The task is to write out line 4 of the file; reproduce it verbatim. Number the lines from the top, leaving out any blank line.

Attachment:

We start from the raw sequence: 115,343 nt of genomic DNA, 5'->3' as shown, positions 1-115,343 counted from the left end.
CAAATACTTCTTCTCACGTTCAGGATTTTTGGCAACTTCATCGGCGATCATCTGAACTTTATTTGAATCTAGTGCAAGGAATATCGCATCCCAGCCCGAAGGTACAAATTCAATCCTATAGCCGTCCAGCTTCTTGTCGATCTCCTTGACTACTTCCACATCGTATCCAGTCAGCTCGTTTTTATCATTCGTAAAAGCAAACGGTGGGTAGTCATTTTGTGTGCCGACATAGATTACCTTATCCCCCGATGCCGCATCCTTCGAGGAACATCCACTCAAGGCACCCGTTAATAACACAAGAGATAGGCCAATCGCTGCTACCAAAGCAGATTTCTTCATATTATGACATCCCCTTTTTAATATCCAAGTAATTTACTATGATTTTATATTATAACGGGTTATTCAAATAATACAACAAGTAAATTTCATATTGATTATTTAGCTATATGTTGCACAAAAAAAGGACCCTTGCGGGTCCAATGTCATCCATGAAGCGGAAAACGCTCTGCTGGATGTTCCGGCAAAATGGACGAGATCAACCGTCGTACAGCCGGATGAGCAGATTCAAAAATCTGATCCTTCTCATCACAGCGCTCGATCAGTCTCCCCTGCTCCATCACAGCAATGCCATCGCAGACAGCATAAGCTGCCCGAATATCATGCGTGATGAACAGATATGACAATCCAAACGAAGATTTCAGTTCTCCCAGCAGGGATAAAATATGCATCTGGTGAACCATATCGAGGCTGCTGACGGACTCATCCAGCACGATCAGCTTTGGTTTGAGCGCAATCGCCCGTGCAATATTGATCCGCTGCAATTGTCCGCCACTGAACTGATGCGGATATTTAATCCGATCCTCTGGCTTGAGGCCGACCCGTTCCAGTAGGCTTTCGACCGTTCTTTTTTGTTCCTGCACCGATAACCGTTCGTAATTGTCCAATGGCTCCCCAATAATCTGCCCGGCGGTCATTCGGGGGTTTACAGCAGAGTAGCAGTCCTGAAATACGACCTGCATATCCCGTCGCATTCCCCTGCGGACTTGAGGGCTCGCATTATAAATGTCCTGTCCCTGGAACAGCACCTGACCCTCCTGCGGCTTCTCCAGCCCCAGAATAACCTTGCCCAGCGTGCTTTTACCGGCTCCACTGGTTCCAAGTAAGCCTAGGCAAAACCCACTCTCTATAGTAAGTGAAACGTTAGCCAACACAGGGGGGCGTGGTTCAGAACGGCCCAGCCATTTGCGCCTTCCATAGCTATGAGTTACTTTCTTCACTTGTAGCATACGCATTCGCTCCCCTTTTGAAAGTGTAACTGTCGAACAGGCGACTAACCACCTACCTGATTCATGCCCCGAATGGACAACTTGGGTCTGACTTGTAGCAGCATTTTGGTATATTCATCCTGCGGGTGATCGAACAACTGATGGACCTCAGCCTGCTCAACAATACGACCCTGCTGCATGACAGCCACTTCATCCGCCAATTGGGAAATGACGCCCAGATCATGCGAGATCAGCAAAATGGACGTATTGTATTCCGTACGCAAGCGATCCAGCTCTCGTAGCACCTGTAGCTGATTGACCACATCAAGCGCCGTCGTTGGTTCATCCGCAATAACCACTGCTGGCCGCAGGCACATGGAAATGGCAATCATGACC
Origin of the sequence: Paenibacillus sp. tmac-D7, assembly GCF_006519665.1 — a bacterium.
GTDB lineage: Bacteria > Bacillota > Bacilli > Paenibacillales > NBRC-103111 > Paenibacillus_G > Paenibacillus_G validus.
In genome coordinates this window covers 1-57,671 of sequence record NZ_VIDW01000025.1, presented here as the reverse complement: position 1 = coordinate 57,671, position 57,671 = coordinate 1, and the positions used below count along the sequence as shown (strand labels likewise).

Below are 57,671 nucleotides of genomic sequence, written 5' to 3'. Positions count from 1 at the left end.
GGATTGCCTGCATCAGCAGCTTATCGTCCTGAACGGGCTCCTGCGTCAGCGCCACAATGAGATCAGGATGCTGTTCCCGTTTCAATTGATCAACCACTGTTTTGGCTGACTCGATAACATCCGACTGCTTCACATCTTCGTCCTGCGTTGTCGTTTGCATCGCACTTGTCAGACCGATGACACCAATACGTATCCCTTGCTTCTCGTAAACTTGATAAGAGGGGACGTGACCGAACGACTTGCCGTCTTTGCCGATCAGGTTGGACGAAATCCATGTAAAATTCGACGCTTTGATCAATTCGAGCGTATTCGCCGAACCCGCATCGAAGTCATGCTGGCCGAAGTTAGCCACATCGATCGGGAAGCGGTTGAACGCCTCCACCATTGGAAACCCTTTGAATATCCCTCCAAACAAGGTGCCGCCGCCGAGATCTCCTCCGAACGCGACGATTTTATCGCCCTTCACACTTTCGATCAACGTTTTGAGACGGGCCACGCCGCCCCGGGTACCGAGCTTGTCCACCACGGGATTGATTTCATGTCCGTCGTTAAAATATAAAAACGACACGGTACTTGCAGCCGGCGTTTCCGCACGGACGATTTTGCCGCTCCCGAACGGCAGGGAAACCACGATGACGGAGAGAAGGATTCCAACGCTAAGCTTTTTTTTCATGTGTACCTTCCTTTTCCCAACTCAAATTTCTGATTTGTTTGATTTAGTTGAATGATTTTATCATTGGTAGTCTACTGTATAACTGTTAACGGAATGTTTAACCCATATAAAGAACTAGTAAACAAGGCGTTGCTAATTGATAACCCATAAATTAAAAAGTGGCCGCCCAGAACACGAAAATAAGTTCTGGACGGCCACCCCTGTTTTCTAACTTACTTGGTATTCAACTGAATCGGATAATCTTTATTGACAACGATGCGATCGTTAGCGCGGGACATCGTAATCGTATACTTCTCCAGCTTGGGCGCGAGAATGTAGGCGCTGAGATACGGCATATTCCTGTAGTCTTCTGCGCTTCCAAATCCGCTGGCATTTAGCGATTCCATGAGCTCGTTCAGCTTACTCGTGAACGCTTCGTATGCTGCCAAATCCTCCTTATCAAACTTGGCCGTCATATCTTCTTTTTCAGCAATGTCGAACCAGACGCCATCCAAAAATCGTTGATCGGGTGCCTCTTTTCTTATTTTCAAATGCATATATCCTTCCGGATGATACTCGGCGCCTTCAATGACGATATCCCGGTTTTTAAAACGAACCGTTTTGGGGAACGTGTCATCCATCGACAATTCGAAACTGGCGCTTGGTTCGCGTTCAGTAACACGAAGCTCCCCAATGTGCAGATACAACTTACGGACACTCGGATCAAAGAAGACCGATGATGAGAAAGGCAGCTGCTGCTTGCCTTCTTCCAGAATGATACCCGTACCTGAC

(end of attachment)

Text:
GTDB lineage: Bacteria > Bacillota > Bacilli > Paenibacillales > NBRC-103111 > Paenibacillus_G > Paenibacillus_G validus.